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Afghan authorities urged to address serious human rights challenges

Richard Bennett,  speaks at a special event on human rights at the United Nations in 2016. (file)
UN Photo/Manuel Elías
Richard Bennett, speaks at a special event on human rights at the United Nations in 2016. (file)

Afghan authorities urged to address serious human rights challenges

Human Rights

Afghanistan is at a crossroads and the de facto authorities, the Taliban, must pursue a path towards stability and freedom for all citizens, especially women, the UN independent expert on human rights there said in the capital, Kabul, on Thursday. 

Special Rapporteur Richard Bennett was speaking to journalists at the end of an 11-day visit to the country. 

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Mr. Bennett said Afghanistan is facing a plethora of human rights challenges that are having a severe impact on the country’s people. However, the Taliban have failed to acknowledge or address the magnitude and gravity of abuses, many of which were committed in their name. 

Mitigating further suffering 

“The Taliban stands at a crossroads. Either the society will become more stable and a place where every Afghan enjoys freedom and human rights, or it will become increasingly restrictive,” he said.  

“If benchmarks are met such as the urgent opening of secondary schools for girls, the establishment of an inclusive administration that genuinely represents every segment of the Afghan society, and a platform is provided for dialogue and avenues for redressing grievances, the risks of further instability and suffering in Afghanistan may be mitigated.” 

While in Afghanistan, Mr. Bennett met with Taliban leaders and civil society representatives, including women human rights defenders, as well as journalists, minorities, victims of human rights violations, people with disabilities, and judicial members. 

The invitation by the de facto authorities allowed the UN expert access to the entire territory, and to visit sensitive locations, such as schools, hospitals, and prisons, reflecting what he called a crucial commitment to ensure that transparent monitoring could be undertaken. 

Revenge killings continue 

Mr. Bennett noted that armed hostilities in many parts of the country had ceased, with a reduction in conflict-related casualties since the Taliban takeover last August. The recent establishment of a commission for the return of leading Afghan personalities may provide an opportunity for dialogue, and potentially strengthen governance, he added.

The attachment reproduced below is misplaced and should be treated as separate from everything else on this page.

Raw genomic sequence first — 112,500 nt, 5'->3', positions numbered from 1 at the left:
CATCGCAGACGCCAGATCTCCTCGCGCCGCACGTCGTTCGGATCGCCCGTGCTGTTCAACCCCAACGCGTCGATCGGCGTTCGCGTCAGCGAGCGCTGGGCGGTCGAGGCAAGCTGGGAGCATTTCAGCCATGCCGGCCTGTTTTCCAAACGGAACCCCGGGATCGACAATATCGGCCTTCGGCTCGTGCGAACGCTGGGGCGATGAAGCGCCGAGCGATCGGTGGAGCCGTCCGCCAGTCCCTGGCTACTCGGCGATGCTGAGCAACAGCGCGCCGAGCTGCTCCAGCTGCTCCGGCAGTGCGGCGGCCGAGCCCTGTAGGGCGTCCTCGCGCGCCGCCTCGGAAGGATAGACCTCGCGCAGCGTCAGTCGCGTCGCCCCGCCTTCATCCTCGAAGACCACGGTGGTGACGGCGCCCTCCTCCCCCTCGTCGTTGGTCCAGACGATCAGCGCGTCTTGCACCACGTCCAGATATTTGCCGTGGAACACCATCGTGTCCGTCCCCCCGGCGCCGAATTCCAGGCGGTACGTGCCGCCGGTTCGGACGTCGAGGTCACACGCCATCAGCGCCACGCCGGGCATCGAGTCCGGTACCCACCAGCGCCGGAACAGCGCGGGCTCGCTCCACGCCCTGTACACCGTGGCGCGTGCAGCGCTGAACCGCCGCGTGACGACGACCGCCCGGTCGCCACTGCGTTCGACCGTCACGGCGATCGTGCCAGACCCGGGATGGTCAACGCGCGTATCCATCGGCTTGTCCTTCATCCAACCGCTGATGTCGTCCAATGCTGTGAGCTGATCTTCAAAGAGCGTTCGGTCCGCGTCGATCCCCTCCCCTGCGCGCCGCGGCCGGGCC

Although the granting of the general amnesty to officials of the former Government and members of the security forces could be a first step toward reconciliation, he was alarmed about reports of ongoing extrajudicial and revenge killings of former members of the security forces and officials, and door-to-door searches. 

Addressing the ongoing humanitarian and economic crisis, Mr. Bennett called on the international community to continue to provide support to Afghanistan, and to ensure equitable and gender-sensitive aid distribution.   

Governments also should ensure that the implementation of sanctions does not substantially hamper the provision of essential public services. 

Invisible women 

Mr. Bennett also expressed alarm that many of the de facto authorities’ policies and drive for absolute control, are having a cumulative effect on a wide range of human rights. They also are creating a society ruled by fear. 

The advancing erasure of women from public life was especially concerning, he said, citing measures such as the suspension of girls’ secondary education, severe barriers to employment, enforcing a strict form of Hijab, or body covering, and limits on freedom of movement, association, and expression. 

“I call upon the de facto authorities to immediately reverse policies and directives that negatively impact women as well as to prioritize women’s and girls’ rights to equal participation in education, employment, and all other aspects of public life,” he said.  

Women receive food rations at a food distribution site in Herat, Afghanistan.
© UNICEF/Sayed Bidel
Women receive food rations at a food distribution site in Herat, Afghanistan.

Minorities under attack 

The rights expert also called for investigations into a series of attacks on places of worship and schools in Kabul, Kunduz, and Balkh provinces, some of which have been claimed by the ISIS-K terrorist group.  

He said such attacks, which specifically target members of the Hazara, Shia, and Sufi communities are becoming increasingly systematic in nature and reflect elements of an organizational policy, thus bearing hallmarks of crimes against humanity.  

Recently, Panjshir and other northern provinces have seen clashes between the de facto security forces and fighters affiliated with the National Resistance Front, an anti-Taliban group.   

Mr. Bennett was concerned about allegations that civilians have suffered violations of international human rights law and international humanitarian law, including arbitrary arrests, extrajudicial killings, torture, and forced displacement. 

The high number of reports of intimidation, harassment, attacks, arrests, and in some cases killing or disappearance of journalists, prosecutors, judges, and civil society members, was another serious concern, he said. 

Role of UN Rapporteurs 

Special Rapporteurs like Mr. Bennett monitor and report on specific country situations or thematic issues in all parts of the world. 

These independent experts receive their mandates from the UN Human Rights Council and serve in their individual capacity. 

They are not UN staff, and they are not paid for their work. 

Mr. Bennett was appointed in April and will deliver his first report to the Council in September.